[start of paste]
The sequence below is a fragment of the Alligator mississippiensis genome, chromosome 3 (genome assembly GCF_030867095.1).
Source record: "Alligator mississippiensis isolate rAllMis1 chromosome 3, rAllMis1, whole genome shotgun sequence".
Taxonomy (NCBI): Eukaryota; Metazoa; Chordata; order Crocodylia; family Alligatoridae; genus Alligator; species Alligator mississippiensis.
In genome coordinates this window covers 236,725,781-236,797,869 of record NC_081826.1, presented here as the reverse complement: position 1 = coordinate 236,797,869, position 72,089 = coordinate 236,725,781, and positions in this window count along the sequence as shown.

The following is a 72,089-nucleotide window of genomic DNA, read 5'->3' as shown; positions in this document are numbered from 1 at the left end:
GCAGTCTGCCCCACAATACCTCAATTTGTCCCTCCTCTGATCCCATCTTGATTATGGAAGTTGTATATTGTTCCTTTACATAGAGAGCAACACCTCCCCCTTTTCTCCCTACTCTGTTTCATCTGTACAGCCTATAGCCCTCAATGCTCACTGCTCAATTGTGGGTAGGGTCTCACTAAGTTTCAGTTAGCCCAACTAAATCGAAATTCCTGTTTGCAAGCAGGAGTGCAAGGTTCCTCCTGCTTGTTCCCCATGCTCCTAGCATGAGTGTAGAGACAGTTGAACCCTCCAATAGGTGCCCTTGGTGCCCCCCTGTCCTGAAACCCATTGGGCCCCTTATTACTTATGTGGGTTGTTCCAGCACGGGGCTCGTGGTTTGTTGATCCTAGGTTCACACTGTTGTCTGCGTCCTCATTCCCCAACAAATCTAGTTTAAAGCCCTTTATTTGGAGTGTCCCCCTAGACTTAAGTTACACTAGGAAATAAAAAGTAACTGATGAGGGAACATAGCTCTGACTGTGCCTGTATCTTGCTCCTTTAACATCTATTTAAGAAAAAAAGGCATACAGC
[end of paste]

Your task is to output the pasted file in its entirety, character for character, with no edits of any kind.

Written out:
The sequence below is a fragment of the Alligator mississippiensis genome, chromosome 3 (genome assembly GCF_030867095.1).
Source record: "Alligator mississippiensis isolate rAllMis1 chromosome 3, rAllMis1, whole genome shotgun sequence".
Taxonomy (NCBI): Eukaryota; Metazoa; Chordata; order Crocodylia; family Alligatoridae; genus Alligator; species Alligator mississippiensis.
In genome coordinates this window covers 236,725,781-236,797,869 of record NC_081826.1, presented here as the reverse complement: position 1 = coordinate 236,797,869, position 72,089 = coordinate 236,725,781, and positions in this window count along the sequence as shown.

The following is a 72,089-nucleotide window of genomic DNA, read 5'->3' as shown; positions in this document are numbered from 1 at the left end:
GCAGTCTGCCCCACAATACCTCAATTTGTCCCTCCTCTGATCCCATCTTGATTATGGAAGTTGTATATTGTTCCTTTACATAGAGAGCAACACCTCCCCCTTTTCTCCCTACTCTGTTTCATCTGTACAGCCTATAGCCCTCAATGCTCACTGCTCAATTGTGGGTAGGGTCTCACTAAGTTTCAGTTAGCCCAACTAAATCGAAATTCCTGTTTGCAAGCAGGAGTGCAAGGTTCCTCCTGCTTGTTCCCCATGCTCCTAGCATGAGTGTAGAGACAGTTGAACCCTCCAATAGGTGCCCTTGGTGCCCCCCTGTCCTGAAACCCATTGGGCCCCTTATTACTTATGTGGGTTGTTCCAGCACGGGGCTCGTGGTTTGTTGATCCTAGGTTCACACTGTTGTCTGCGTCCTCATTCCCCAACAAATCTAGTTTAAAGCCCTTTATTTGGAGTGTCCCCCTAGACTTAAGTTACACTAGGAAATAAAAAGTAACTGATGAGGGAACATAGCTCTGACTGTGCCTGTATCTTGCTCCTTTAACATCTATTTAAGAAAAAAAGGCATACAGC